Images courtesy of –

http://www.affairlingerie.com/

http://www.palacechinese.com.au/?action=YumChaGallery

http://alldaychic.com/ways-to-tape-your-breasts-for-a-strapless-look/

http://www.huffingtonpost.com/andrew-stengel/criminal

https://www.buzzfeed.com/leonoraepstein/things-90s-girls-wore-to-prom

 

 

 

 

 

 

 

 

 

 

 

 

Mirror, Mirror on the wall…..

I’ve recently starting doing Pilates.

It’s in a cute little boutique studio with a lovely vibe and really encouraging instructors.

My relaxation and switching off from the world starts as soon as I walk in the door. I love the smell, the lighting and the whole vibe the place puts out. The green colour scheme is so calming and god know we all need a bit of calm in our busy lives.

I have splurged and invested in a new sports bra. One that doesn’t feel like I’m wearing a 1920’s corset. I’ve done a bit of running in the past and these boobs of mine needed to be strapped down!  It’s also a bit different getting used to wearing no shoes. I love having bare feet so I think we will get along well.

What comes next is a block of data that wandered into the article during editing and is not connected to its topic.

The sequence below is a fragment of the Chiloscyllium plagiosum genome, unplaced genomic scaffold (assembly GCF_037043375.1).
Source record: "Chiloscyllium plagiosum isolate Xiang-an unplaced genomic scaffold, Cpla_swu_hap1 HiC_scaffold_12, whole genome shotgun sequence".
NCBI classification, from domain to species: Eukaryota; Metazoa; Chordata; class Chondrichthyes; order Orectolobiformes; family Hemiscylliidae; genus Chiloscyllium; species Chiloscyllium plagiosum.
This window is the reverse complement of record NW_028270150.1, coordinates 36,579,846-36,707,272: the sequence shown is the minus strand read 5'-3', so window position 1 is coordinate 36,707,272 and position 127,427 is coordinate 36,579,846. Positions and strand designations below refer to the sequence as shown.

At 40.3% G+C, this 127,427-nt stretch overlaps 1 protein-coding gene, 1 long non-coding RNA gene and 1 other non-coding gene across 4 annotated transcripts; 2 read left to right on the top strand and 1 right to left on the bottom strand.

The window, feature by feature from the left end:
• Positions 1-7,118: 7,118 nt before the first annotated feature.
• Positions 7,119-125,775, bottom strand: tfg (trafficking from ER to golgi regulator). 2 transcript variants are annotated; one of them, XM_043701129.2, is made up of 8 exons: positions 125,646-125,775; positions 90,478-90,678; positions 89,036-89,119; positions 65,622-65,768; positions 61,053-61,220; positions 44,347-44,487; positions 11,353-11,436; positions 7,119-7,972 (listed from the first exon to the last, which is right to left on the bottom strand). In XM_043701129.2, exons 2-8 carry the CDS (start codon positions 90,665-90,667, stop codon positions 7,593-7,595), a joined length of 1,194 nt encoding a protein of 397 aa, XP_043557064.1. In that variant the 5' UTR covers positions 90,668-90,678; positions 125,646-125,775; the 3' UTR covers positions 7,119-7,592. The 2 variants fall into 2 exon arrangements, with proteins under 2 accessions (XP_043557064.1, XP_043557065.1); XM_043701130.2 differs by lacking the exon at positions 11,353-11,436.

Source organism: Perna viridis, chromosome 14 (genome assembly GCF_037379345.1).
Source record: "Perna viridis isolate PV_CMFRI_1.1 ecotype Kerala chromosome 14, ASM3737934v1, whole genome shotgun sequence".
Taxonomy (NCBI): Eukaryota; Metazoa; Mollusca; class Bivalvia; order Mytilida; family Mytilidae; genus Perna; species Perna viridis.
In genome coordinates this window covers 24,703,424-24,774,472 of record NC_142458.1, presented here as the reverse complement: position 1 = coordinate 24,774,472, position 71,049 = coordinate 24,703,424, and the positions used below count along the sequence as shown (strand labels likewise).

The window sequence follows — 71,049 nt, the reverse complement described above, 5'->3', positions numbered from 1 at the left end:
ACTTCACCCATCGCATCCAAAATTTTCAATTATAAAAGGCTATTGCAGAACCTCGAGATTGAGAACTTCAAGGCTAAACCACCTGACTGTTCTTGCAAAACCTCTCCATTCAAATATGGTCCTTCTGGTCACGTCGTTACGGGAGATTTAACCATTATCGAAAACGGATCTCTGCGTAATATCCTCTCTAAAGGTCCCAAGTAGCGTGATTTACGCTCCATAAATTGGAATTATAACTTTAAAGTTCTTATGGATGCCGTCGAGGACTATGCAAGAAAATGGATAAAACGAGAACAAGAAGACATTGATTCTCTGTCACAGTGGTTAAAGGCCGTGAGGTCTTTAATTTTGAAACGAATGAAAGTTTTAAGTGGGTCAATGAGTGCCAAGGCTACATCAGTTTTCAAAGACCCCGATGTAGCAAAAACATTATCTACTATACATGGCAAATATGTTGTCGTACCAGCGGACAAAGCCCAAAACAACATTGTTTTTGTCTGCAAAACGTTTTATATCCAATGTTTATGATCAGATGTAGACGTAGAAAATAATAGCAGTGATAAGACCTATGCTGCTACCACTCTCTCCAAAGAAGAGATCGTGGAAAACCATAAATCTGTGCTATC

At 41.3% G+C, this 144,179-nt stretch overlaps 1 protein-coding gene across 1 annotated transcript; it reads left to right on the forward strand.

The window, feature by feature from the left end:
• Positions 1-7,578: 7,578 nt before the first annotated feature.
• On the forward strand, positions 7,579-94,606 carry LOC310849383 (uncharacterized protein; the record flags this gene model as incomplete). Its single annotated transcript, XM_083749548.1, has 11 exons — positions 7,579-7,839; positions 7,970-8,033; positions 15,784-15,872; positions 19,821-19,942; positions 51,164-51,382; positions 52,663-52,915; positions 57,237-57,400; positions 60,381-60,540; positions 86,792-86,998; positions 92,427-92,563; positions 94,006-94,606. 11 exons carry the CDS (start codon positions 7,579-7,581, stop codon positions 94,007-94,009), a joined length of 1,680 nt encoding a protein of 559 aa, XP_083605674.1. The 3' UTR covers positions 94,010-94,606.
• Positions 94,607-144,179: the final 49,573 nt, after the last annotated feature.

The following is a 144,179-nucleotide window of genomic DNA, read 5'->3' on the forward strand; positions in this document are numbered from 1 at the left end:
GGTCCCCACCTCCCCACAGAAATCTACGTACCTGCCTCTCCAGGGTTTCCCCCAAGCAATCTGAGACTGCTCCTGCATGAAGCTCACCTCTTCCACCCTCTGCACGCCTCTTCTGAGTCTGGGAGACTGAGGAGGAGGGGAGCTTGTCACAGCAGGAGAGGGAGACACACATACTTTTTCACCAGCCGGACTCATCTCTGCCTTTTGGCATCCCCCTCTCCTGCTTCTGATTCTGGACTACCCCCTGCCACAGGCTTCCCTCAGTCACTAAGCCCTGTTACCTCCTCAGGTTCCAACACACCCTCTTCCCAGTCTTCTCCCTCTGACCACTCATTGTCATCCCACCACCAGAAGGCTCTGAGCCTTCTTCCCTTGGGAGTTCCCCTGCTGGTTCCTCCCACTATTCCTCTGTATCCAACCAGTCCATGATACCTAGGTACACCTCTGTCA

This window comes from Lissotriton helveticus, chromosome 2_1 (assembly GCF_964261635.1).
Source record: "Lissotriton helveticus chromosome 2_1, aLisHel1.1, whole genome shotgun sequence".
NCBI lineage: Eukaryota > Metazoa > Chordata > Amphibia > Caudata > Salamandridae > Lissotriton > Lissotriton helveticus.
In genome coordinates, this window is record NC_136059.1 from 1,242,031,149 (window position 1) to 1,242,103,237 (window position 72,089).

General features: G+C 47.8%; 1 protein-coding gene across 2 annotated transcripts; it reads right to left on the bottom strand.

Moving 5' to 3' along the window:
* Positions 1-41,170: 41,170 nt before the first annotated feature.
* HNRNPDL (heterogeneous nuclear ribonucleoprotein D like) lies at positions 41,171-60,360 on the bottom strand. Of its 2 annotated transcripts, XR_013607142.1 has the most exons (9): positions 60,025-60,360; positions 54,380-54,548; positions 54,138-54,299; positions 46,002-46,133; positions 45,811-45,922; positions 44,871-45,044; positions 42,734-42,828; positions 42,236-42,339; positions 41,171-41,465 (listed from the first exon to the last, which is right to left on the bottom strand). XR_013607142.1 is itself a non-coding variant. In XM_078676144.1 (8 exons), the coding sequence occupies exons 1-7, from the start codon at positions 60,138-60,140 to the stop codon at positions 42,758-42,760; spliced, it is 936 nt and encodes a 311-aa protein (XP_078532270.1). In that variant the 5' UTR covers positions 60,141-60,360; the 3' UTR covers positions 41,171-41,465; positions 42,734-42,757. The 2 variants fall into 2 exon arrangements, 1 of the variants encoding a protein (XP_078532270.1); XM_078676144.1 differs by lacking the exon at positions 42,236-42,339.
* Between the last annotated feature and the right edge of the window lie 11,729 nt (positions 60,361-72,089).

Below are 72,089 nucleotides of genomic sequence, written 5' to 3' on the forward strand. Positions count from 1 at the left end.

The class starts with stretching and get this, while laying down.

Any activity that allows me to lay down, encourages deep breathing and helps me stretch away the day is for me.

After 4 or 5 sessions I felt less sore and more strong. I’m not in the class to get skinny, although if it happens by accident I will be ok with it, I am in the class to feel strong. I need to build some muscle to stop my bingo wings and bum both reaching much lower levels on my body than they should.

I’m learning to find my spine’s neutral position, how to isolate my upper and lower abs. This requires me actually finding my abs. Luckily for me you don’t need to be able to see the abs to isolate them.

So as you can probably tell I’m really enjoying Pilates and feel stronger for it.

Here is my one issue.

Mirrors.

The whole wall of the studio is covered in mirrors. As someone who avoids mirrors unless absolutely necessary, it’s like torture for me.

I have this thing in my head where I can see myself doing the moves and I look bloody good. I’m graceful, fluid and elegant.

pilates-reformer-classes